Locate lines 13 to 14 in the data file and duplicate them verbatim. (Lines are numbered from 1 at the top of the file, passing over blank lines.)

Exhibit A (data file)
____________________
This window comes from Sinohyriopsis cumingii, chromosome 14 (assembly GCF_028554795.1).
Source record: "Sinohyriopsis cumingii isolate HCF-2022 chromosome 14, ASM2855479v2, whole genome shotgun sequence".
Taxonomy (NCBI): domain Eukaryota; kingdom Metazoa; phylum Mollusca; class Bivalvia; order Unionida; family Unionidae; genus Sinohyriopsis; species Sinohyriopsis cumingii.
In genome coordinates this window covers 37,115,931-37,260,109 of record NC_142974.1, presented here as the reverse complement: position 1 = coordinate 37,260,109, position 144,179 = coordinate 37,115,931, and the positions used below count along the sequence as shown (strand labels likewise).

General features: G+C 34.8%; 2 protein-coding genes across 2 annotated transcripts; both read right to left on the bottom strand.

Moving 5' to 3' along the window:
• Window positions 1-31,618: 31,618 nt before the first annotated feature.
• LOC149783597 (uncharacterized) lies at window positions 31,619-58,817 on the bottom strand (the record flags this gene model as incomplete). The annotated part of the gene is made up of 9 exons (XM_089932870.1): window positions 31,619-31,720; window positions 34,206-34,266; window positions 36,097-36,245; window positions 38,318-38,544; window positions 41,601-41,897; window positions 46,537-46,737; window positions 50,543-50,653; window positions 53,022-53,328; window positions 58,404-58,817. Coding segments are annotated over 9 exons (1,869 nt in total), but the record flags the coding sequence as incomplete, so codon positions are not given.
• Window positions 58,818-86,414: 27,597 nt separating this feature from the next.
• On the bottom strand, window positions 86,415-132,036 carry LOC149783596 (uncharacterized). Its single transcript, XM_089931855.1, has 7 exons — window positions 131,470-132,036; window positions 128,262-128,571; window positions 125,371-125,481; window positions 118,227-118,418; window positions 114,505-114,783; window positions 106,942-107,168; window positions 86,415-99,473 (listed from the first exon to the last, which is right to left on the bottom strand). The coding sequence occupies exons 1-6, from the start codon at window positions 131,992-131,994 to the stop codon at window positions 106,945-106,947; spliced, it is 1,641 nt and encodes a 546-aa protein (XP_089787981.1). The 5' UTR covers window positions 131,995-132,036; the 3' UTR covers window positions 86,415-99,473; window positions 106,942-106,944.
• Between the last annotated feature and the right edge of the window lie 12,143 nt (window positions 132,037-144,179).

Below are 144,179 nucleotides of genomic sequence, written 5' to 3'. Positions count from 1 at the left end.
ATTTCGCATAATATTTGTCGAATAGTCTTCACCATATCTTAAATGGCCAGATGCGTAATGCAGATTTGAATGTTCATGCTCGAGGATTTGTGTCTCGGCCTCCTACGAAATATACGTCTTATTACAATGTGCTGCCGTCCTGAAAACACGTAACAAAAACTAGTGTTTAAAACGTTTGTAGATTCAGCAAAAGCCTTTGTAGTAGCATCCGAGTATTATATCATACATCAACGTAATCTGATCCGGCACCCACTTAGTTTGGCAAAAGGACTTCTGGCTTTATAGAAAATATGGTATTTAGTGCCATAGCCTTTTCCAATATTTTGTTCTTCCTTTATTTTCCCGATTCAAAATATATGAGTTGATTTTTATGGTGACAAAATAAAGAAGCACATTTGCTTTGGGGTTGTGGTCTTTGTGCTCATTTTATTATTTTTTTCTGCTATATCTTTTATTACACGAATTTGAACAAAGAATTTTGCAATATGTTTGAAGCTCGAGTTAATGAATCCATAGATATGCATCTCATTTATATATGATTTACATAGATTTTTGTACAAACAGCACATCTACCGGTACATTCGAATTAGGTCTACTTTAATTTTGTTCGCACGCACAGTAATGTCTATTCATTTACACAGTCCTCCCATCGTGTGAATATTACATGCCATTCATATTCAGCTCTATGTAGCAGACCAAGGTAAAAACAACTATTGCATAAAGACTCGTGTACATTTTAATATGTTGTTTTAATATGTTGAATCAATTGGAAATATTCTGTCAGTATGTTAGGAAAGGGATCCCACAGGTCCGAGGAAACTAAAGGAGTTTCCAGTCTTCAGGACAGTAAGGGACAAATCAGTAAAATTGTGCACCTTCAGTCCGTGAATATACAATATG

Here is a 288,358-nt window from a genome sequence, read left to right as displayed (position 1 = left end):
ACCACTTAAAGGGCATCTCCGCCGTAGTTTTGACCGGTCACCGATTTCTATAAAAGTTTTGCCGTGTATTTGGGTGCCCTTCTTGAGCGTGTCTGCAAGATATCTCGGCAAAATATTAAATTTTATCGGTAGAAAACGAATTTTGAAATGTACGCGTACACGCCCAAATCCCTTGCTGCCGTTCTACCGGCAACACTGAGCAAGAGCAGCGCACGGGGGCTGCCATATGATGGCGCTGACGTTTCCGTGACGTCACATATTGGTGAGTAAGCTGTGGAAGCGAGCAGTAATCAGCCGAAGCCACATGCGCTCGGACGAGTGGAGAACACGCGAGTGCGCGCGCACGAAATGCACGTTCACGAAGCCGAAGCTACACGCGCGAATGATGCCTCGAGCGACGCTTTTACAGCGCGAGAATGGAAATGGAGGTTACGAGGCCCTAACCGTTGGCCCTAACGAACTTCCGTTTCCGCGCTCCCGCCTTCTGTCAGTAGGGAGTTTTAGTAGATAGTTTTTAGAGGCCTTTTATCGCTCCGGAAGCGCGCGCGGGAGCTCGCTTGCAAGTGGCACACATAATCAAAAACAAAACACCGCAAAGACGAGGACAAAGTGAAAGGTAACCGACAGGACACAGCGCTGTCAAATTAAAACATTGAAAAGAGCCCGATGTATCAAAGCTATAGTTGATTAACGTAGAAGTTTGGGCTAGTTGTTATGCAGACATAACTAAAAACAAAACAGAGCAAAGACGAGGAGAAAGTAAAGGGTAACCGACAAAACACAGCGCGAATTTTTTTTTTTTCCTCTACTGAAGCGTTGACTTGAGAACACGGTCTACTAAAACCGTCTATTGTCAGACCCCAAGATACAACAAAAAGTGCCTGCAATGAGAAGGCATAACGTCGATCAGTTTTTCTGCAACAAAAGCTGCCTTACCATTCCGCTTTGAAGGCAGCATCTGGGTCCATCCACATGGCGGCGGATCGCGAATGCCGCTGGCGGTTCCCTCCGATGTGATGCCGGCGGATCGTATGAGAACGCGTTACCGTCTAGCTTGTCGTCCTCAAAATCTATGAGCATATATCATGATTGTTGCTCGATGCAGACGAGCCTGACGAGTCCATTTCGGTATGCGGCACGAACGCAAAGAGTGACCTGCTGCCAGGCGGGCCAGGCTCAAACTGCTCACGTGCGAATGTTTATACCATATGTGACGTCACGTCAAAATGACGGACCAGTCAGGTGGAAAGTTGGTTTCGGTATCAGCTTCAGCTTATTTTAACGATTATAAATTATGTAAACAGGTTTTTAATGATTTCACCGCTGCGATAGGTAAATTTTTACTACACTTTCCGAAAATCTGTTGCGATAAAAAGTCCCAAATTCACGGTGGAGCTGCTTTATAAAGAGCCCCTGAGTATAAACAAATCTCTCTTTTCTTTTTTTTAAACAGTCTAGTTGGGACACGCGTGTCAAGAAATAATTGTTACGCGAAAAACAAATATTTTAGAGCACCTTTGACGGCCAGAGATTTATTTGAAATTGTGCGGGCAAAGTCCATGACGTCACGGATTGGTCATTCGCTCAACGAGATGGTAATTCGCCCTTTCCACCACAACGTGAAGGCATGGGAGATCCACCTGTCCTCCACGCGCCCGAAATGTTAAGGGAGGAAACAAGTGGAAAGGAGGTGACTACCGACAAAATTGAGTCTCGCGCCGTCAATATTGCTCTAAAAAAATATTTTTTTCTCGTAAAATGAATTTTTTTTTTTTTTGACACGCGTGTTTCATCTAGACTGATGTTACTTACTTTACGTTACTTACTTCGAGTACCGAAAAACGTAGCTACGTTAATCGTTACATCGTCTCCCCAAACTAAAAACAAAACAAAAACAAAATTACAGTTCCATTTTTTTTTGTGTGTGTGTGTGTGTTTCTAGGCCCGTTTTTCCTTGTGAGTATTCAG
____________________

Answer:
ATTTCGCATAATATTTGTCGAATAGTCTTCACCATATCTTAAATGGCCAGATGCGTAATGCAGATTTGAATGTTCATGCTCGAGGATTTGTGTCTCGGCCTCCTACGAAATATACGTCTTATTACAATGTGCTGCCGTCCTGAAAACACGTAACAAAAACTAGTGTTTAAAACGTTTGTAGATTCAGCAAAAGCCTTTGTAGTAGCATCCGAGTATTATATCATACATCAACGTAATCTGATCCGGCACCCACTTAGTTTGGCAAAAGGACTTCTGGCTTTATAGAAAATATGGTATTTAGTGCCATAGCCTTTTCCAATATTTTGTTCTTCCTTTATTTTCCCGATTCAAAATATATGAGTTGATTTTTATGGTGACAAAATAAAGAAGCACATTTGCTTTGGGGTTGTGGTCTTTGTGCTCATTTTATTATTTTTTTCTGCTATATCTTTTATTACACGAATTTGAACAAAGAATTTTGCAATATGTTTGAAGCTCGAGTTAATGAATCCATAGATATGCATCTCATTTATATATGATTTACATAGATTTTTGTACAAACAGCACATCTACCGGTACATTCGAATTAGGTCTACTTTAATTTTGTTCGCACGCACAGTAATGTCTATTCATTTACACAGTCCTCCCATCGTGTGAATATTACATGCCATTCATATTCAGCTCTATGTAGCAGACCAAGGTAAAAACAACTATTGCATAAAGACTCGTGTACATTTTAATATGTTGTTTTAATATGTTGAATCAATTGGAAATATTCTGTCAGTATGTTAGGAAAGGGATCCCACAGGTCCGAGGAAACTAAAGGAGTTTCCAGTCTTCAGGACAGTAAGGGACAAATCAGTAAAATTGTGCACCTTCAGTCCGTGAATATACAATATG

Here is a 288,358-nt window from a genome sequence, read left to right as displayed (position 1 = left end):